James Spann: Alabama gets wet today, dry for the weekend

James Spann forecasts a wet Thursday for Alabama from Alabama NewsCenter on Vimeo.

PERIODS OF RAIN: Wet weather returns to Alabama today; look for periods of rain through tonight. Temperatures will hold in the 40s all day over the northern half of the state, so the air will be cold and stable and there is no risk of severe thunderstorms. Rain amounts will be around 1 inch over the next 24 hours.

The main rain mass will exit the state very early Friday, but clouds will linger through the day. As an upper trough swings through, some patches of light rain or drizzle are possible Friday afternoon, but nothing like the widespread rain we will deal with today. Temperatures will remain in the 40s over the northern third of Alabama on Friday, with 50s to the south.

THE ALABAMA WEEKEND: The weekend looks dry for Alabama. With a mix of sun and clouds we expect highs in the 50- to 55-degree range Saturday and Sunday. Clouds will increase Sunday night with a feature moving through the Gulf of Mexico; this could squeeze out some light rain over far south Alabama early Monday, but moisture will be limited and most likely most of the state will remain dry.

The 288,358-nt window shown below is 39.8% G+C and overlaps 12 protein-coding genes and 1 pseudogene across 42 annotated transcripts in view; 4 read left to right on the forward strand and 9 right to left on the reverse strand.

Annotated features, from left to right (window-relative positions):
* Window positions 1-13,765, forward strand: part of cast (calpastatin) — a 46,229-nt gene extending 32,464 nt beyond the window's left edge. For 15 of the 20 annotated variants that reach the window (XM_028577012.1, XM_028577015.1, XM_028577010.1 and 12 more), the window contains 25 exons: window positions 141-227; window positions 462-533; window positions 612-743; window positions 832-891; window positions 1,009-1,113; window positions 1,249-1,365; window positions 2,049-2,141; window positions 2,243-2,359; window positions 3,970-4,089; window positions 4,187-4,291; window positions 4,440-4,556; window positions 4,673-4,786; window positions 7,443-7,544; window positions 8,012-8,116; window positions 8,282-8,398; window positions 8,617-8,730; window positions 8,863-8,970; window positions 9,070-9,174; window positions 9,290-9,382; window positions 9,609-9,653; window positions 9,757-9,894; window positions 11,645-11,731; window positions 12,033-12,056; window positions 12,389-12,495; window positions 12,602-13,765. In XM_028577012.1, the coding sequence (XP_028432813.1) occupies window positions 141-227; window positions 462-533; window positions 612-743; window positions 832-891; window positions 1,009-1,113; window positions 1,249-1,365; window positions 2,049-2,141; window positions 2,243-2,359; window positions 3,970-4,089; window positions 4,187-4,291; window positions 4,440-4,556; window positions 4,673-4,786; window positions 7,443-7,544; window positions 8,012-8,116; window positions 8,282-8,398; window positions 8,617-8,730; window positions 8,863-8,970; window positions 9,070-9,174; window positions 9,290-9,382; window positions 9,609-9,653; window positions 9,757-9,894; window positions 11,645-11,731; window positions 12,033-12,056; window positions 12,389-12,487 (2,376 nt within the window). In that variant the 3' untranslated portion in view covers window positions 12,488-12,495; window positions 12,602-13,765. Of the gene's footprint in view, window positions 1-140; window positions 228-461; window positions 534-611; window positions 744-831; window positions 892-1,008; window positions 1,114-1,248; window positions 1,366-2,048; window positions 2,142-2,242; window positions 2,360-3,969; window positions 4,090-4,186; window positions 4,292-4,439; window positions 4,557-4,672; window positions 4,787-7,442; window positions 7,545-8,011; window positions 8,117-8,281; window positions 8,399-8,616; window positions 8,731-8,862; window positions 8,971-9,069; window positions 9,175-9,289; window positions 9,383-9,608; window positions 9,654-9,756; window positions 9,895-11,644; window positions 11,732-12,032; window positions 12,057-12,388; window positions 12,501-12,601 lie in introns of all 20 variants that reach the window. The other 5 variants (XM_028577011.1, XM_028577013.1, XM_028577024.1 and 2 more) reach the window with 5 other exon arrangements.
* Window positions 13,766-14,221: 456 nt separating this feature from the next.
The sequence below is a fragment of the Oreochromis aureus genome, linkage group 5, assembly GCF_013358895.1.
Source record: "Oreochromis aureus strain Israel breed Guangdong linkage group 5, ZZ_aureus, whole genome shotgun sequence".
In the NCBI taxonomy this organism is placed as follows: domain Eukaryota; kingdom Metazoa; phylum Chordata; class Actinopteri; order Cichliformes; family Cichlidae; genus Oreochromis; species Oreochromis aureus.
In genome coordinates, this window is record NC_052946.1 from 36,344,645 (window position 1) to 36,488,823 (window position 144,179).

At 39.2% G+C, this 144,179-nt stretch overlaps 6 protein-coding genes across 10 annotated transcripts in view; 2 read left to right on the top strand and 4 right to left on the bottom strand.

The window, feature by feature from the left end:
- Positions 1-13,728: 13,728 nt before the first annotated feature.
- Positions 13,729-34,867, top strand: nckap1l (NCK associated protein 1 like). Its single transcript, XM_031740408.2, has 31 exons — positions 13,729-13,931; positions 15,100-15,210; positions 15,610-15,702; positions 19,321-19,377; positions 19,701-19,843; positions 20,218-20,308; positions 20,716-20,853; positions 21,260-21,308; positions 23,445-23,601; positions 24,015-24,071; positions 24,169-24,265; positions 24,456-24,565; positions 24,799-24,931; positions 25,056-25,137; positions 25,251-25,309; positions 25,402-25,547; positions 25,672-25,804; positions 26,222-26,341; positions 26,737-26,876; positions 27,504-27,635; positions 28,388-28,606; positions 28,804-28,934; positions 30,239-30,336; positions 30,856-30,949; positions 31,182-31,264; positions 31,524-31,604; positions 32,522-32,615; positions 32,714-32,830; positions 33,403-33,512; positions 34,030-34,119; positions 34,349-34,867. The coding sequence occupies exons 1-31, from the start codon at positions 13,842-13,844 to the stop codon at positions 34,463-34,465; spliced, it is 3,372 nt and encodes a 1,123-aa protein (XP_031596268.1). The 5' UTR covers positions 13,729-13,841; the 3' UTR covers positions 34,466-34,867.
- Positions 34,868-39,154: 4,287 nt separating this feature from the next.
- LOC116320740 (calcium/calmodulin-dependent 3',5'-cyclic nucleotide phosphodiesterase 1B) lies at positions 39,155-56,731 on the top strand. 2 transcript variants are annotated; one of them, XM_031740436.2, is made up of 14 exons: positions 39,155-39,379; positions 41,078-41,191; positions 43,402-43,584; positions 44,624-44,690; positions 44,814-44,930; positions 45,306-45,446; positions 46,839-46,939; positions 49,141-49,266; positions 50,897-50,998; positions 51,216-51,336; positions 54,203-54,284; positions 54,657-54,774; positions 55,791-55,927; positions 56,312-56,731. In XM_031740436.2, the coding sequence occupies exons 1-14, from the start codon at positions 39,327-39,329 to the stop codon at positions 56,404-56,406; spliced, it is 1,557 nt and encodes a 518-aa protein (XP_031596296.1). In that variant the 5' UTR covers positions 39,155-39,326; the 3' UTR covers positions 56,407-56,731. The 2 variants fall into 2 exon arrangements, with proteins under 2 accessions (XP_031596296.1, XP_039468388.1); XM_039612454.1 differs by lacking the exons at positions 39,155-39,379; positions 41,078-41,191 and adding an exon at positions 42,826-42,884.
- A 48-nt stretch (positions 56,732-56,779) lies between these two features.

NEXT WEEK: The next rain possibility comes along Wednesday; global models are not in very good agreement concerning the details of the system, but it doesn’t look like a severe weather setup one way or another. More rain is possible by Friday night or Saturday, Jan. 31-Feb. 1. Temperatures through the week will be close to seasonal averages for late January in Alabama, with highs mostly in the mid to upper 50s.

LONG RANGE: We are seeing signals of below-average temperatures for the eastern and southern U.S. as we get into February based on pattern recognition and teleconnections. Winter is far from over. Below is the Climate Prediction Center outlook for Feb. 1-14.

ON THIS DATE IN 2012: An EF-3 tornado tore through Center Point and Clay before dawn, killing one person and injuring many others. A total of 231 homes and businesses were damaged or destroyed. The tornado damage path was approximately 15.5 miles long and was 880 yards wide at its widest point. Earlier that morning, an EF-2 moved through western Jefferson County, killing one person near Oak Grove.

ON THIS DATE IN 1969: An F4 tornado cut a 120-mile-long path from Jefferson through Copiah, Simpson, Smith, Scott and Newton counties in Mississippi, killing 32 and injuring 241 others. Property damage was estimated at $2 million. An inbound Delta Airlines aircraft reported a hook echo on its scope with this storm.

ON THIS DATE IN 1940: A total of 9.5 inches of snow fell at Birmingham in the midst of the city’s longest cold wave. It is the second-largest daily snow total on record, surpassed only by the “Blizzard of 93,” when 13 inches fell.

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